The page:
Pauca meaeis the book of mourning that, with Book iii, marks the turning-point in Hugo’s allegorical narrative. “Autrefois, Aujourd’hui. Un abîme les sépare, le tombeau” (Préface). Both iii, which ends Autrefois, and iv, which begins Aujourd’hui, stress man’s suffering, mortality, and sense of alienation from God. Thus doubt constitutes the very center of the supreme contemplative experience. The narrator is torn throughout both parts by the effort to separate Providence from Fatality. He repeatedly questions the God whose divine justice seeks out the most innocent and virtuous victims. The dead child in the poem at the center ofLes...

    (pp. 150-170)

    The transformation of Léopoldine and Charles into guiding stars at the end of Book iv heralds a new level of experience which autobiographically corresponds to the exile years. Hugo the man will now become a disembodied prophetic voice speaking to his times from the other side of the shore. The first poem in Book v, “A Aug V,” explicitly develops an analogy between Léopoldine’s drowning and Hugo’s own exile:

    Poëte, quand mon sort s’est brusquement ouvert,

    Tu n’as pas reculé devant les noires portes,

    Et, sans pâlir, avec le flambeau que tu portes,

    Tes chants, ton avenir que l’absence interrompt,...

    (pp. 171-193)

    At the end of Book v the reader and the narrator are ready for the special knowledge of the poet-seer. In “Ce que dit la bouche d’ombre,” the final poem of the concluding section, Hugo outlines the cosmological structure within which man must operate.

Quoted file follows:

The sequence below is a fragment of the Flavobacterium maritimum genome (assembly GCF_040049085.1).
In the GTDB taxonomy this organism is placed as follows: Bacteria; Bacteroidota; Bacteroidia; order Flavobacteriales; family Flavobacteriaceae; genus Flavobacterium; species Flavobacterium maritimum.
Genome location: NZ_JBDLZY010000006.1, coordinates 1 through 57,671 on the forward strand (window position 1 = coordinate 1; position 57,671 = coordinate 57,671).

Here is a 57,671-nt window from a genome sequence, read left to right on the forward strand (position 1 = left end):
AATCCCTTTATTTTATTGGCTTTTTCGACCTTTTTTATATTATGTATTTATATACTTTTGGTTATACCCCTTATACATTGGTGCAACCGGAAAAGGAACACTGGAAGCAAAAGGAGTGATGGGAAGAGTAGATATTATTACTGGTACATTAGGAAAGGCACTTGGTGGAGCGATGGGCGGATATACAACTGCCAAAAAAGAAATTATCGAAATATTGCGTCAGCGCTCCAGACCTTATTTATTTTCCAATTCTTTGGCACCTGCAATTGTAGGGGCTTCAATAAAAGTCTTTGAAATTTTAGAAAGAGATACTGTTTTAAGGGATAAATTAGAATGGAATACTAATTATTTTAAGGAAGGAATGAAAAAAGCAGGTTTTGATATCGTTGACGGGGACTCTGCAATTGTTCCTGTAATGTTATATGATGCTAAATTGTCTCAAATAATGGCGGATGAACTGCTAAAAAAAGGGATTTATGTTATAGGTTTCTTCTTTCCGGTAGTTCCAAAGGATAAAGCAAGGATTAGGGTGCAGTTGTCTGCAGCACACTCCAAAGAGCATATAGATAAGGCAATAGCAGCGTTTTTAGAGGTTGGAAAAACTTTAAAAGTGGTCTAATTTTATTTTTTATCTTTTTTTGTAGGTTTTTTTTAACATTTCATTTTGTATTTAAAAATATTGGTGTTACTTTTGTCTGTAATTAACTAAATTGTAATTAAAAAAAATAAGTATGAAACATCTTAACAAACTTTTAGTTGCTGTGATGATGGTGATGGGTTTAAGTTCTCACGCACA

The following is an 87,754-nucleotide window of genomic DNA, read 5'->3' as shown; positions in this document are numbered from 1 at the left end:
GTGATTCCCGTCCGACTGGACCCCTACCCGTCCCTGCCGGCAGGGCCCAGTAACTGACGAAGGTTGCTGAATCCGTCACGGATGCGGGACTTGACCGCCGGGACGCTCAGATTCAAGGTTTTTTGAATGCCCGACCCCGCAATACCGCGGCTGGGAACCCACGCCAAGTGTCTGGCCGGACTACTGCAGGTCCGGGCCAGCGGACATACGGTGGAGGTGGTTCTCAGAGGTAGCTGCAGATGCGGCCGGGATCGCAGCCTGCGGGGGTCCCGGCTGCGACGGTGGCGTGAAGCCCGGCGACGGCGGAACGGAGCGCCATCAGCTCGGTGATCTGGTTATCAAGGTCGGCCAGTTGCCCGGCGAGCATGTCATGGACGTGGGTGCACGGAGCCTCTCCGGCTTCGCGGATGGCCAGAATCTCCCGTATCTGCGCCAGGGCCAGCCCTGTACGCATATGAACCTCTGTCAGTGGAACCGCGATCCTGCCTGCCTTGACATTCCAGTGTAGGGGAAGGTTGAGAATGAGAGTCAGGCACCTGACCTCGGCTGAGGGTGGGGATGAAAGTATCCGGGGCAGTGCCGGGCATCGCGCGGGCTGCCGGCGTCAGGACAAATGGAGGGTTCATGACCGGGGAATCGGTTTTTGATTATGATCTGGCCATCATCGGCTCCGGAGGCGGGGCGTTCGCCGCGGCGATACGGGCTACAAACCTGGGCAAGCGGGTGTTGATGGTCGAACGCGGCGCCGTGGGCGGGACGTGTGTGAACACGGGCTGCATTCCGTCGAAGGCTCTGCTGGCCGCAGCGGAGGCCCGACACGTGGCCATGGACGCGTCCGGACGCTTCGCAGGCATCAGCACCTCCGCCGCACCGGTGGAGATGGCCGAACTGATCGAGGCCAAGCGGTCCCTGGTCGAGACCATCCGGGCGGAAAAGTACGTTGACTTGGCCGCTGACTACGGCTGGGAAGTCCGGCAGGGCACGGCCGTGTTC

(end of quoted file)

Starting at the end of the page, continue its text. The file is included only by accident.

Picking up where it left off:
Le spectre m’attendait; l’être sombre et tranquille

    Me prit par les cheveux dans sa main qui grandit,

    M’emporta sur le haut du rocher, et me dit:

    “Sache que tout connaît sa loi, son but, sa route;

    Que, de l’astre au ciron, l’immensité s’écoute;”

    Just asAurorewas a foreshadowing of the total scheme, Book vi is...

  14. X A celle qui est restée en France
    (pp. 194-204)

    Hugo did not end his collection with “Ce que dit la bouche d’ombre.” In April of 1855 he decided to add an epilogue entitled “L’Absent à l’absente,”¹ later changed to “A celle qui est restée en France.” This final poem does not seem to reflect the new voice ofAu bord de l’infini; indeed, in many respects it is more reminiscent of the nostalgic voice ofPauca meae. The narrator reassumes the role of a flesh-and-blood father and speaks to a specific child rather than to an abstract phantom.

    Mets-toi sur ton séant, lève tes yeux, dérange

    Ce drap glacé...

    (pp. 205-208)

    The sheer immensity and willfully digressive nature of Victor Hugo’s works would seem at first to preclude any attempt to define too closely the structure of his universe. Yet it is certain that although he wanted the task of decipherer to be a difficult one, the reader has failed to enter Hugo’s world if he does not seek to discern a providential order behind the formal irregularity that characterizes Hugo’s art. If the design of Hugo’s work is obscure, it is because for him the divinity at its center has become invisible to modern man. Hugo repeatedly uses architectural analogies...

    (pp. 209-222)
  17. INDEX
    (pp. 223-229)
  18. Back Matter
    (pp. 230-230)